I woke up about 6:30 Thursday and had a couple of fruit cups and a bagel from the continental breakfast.  By the time I made a few phone calls (one of which was to my brother asking if I could spend the night at his house in Stuttgart, AR if I got to running late) and got loaded up it was 8am so I went by Canyon Dam Welcome Center and got stamped there.  They also had a Rainbow Bridge, UT stamp, but I passed on it since I wasnít likely to run down the 50 miles of dirt roads each way required to actually visit the site.  And off to Hovenweep I go.  The winds had picked up again, but the trip through there was nice.  I bought gas when I found it instead of when I needed it.  Hovenweep was further out of the way than I expected.  It also required a section or two of dirt roads.  It is a fascinating place.  Why would someone choose that hole in the ground to build village around?

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Hovenweep and mountains along the Colorado-Utah Border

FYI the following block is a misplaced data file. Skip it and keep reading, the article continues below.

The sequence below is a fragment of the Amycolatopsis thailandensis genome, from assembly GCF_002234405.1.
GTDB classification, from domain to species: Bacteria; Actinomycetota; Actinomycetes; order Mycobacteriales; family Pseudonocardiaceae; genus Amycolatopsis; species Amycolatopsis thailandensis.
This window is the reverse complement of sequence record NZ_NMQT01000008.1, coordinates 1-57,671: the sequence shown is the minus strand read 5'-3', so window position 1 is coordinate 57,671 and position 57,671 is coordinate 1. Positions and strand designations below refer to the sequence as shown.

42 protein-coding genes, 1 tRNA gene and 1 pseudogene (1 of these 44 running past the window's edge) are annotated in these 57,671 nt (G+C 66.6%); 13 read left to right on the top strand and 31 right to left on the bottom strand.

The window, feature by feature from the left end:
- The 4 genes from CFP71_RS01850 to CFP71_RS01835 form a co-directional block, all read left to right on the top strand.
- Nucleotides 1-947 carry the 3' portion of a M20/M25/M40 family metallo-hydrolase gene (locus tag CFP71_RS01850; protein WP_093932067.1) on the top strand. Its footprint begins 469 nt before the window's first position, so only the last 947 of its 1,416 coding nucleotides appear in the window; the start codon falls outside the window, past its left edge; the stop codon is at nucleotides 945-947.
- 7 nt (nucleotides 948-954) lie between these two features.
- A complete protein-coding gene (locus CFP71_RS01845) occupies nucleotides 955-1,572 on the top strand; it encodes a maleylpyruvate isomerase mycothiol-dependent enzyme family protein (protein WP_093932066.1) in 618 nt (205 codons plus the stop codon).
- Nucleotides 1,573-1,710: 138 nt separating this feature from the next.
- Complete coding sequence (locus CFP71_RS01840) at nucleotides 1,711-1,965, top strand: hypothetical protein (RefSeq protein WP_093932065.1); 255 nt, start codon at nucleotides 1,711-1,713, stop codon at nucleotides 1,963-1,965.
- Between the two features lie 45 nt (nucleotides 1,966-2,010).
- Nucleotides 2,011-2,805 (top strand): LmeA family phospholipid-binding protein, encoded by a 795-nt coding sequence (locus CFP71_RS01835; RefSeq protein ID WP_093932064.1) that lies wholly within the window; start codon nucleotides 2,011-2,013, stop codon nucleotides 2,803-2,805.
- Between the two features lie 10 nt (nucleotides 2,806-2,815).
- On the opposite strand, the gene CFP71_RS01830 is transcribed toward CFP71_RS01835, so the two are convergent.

From there I crossed smaller and smaller roads while going to Cortez, CO where Mesa Verde is.  I had gotten worried that my gas light blub had failed.  I was used to coming on every 140 miles (about 41 mpg) or so while running the interstates.  When I got into Cortez I fueled up and found my mileage to be about 51 mpg, so I came to the conclusion that this bike seemed to like high altitude and back roads.  I rode out to Mesa Verde and found out that the Visitorís Center there is 20 miles past the entrance.  So off I go.  I got back there, wondered around some, and got stamped for Mesa Verde and for the Yucca House Monument that I had passed on the way there.  Mesa Verde is another of those places you just have to wonder why someone would decide to build a village at.  The place is up above like 8,000 feet.  It had to be a really hard place to eek out an existence.  A quick look at the map showed there was no way I was going to make down to the Aztec Ruins in New Mexico before it closed.  I would just have to get a NM stamps somewhere else.  For the record, there is still lots of snow on the ground up in those parts in early April, especially in the higher areas.  When I gassed up south of Farmington, NM I noticed that the taillight was out again, though the brake light was working.  So I tore it down one more time and looked at it.  Now I came to realization I should have come to a few days before when I first replaced the bulb.  A K-bike and an OilHead do not use the same taillight bulb.  This is an 1156 bulb from the K-bike light kit and it should be an 1157 bulb for the R-Bike.  So I got the correct replacement bulb at a gas station in a two pack for less than a dollar and all has been well since.  Coming into Albuquerque, NM about 9pm I came to the realization that I wasnít going to make Amarillo, TX that day.  So I stopped at a Dennyís for breakfast (supper just didnít sound good) and called some places east of there about a hotel room.  An Econolodge in Morarity, NM had a room for me so I finished up my eggs and got back on the interstate.  Apparently they are doing some major remodeling of the interstate in Albuquerque because it went from 4 lanes going my direction to two lanes going my direction, to an off ramp up on surface streets.  If there was any warning about this, it was before I entered I40 off I25.  So I followed the truckers around till they stopped.  I sat there for a while digesting my Dennyís then figured I would be better off passing all the trucks and then turning around once I figured out where they were getting back on the Interstate.  So that is what I did.  While the Econolodge in Morarity is better than the ratís nest I stayed at in Sonora, TX, it is only a couple of steps better.  The mileage for the day wasnít but maybe 600 or 700, but they were some very interesting ones.  I wouldnít mind going over a bunch of them again (and again).